When I sat down to write this, I literally said aloud “I have no clue what I’m going to write about this week.” So I then thought back to my last couple of runs, trying to remember what, if anything, stuck out to me; personal experience is a great writing tool (and teacher; and mother of invention)! After approximately three seconds, I had it; something stuck out to me like a sore thumb (and before I write anything more, I want to state the old adage “do as I say, not as I do”). Anywho, I remember being equal parts mad and worried last night during my long run—darkness had once again snuck up on me (and apparently everyone else trying to cram in their runs/bike rides)—as I saw exerciser after exerciser take their own lives into their hands because they were poorly prepared for their evening venture. So here goes: pretty please (with a cherry on top) start using some common sense when you’re out running and there is even a chance that it will be dark (or even nearly dark) before you finish. As we usher Fall in, we’re going to start seeing darkness creep in earlier and longer than it had even the day(s) prior. Drivers aren’t prepared for it, just like we runners/walkers aren’t; just because you can see them coming doesn’t mean they can see you, and believe you me: if you get into a game of chicken, 2,000 pounds of metal is going to win 10 times out of 10 (or you’re going to lunge at the last minute and twist your ankle). Practice the proper rules of the road (walkers/runners against traffic, cyclists with it), wear bright, reflective colors and get yourself a cheap, clip-on strobe light to attach to your person. And for you cyclists out there, make sure you have lights on both the front and back of your bike; the speed-demon I saw yesterday, wearing all black at 8:00 PM (when it was fully dark), had something akin to a spotlight on the front of his bike, but because cyclists ride with traffic, that was going to do him very little good as a car bore down on him from behind. It’s not always about how well we can see, rather about how well we can be seen as we attempt to share the road.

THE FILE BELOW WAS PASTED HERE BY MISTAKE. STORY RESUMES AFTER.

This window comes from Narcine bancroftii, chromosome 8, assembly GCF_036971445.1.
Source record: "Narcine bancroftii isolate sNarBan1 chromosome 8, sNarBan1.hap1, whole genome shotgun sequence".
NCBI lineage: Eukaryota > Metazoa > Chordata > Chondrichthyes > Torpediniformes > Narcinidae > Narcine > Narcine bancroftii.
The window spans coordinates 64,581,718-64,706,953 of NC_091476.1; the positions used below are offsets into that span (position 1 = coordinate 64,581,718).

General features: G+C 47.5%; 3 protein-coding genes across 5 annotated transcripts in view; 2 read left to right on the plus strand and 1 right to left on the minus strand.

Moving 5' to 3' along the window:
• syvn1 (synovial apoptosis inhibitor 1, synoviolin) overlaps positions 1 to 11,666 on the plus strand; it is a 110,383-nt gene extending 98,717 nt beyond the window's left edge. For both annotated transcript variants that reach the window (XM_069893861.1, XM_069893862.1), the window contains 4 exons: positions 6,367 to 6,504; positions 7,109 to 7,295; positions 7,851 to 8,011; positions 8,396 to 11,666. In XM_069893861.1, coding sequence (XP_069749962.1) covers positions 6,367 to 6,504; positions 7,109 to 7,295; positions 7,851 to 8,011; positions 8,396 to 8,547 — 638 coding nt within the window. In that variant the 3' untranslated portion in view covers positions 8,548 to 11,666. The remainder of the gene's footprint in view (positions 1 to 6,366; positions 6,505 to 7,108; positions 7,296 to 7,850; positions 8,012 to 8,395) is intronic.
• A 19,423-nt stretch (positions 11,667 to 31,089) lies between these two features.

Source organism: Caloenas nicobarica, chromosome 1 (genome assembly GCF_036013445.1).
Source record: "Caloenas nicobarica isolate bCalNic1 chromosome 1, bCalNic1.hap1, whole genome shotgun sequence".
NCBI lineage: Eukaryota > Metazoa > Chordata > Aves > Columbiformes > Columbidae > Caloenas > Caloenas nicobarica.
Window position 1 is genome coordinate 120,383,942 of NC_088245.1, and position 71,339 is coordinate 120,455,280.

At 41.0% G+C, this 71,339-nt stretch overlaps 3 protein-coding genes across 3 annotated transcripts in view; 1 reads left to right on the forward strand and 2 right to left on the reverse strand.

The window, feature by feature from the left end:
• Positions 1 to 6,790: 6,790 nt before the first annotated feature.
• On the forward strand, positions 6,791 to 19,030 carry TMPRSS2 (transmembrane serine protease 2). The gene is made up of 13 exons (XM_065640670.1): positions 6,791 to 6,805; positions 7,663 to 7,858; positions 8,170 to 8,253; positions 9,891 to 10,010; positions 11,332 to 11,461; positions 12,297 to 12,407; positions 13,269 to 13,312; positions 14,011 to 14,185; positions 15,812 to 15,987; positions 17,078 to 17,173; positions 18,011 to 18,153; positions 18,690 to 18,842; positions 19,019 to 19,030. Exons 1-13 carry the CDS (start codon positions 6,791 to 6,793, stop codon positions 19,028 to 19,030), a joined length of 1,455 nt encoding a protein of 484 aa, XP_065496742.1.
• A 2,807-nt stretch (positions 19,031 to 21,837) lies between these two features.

Always remember that we get out there, whether it’s for one mile or twenty, because we enjoy it: we like the perks it provides us (a healthier, longer life and the ability to eat and drink what we want), but we get none of that fun if we’re injured and unable to participate. So stop being stubborn (I’m talking to myself here, just as much as you), play it safe (and smart), and live to walk/run/ride another day. You’ll be happy you did, methinks.
And thank you for listening to my rant.
- Chris Ramsey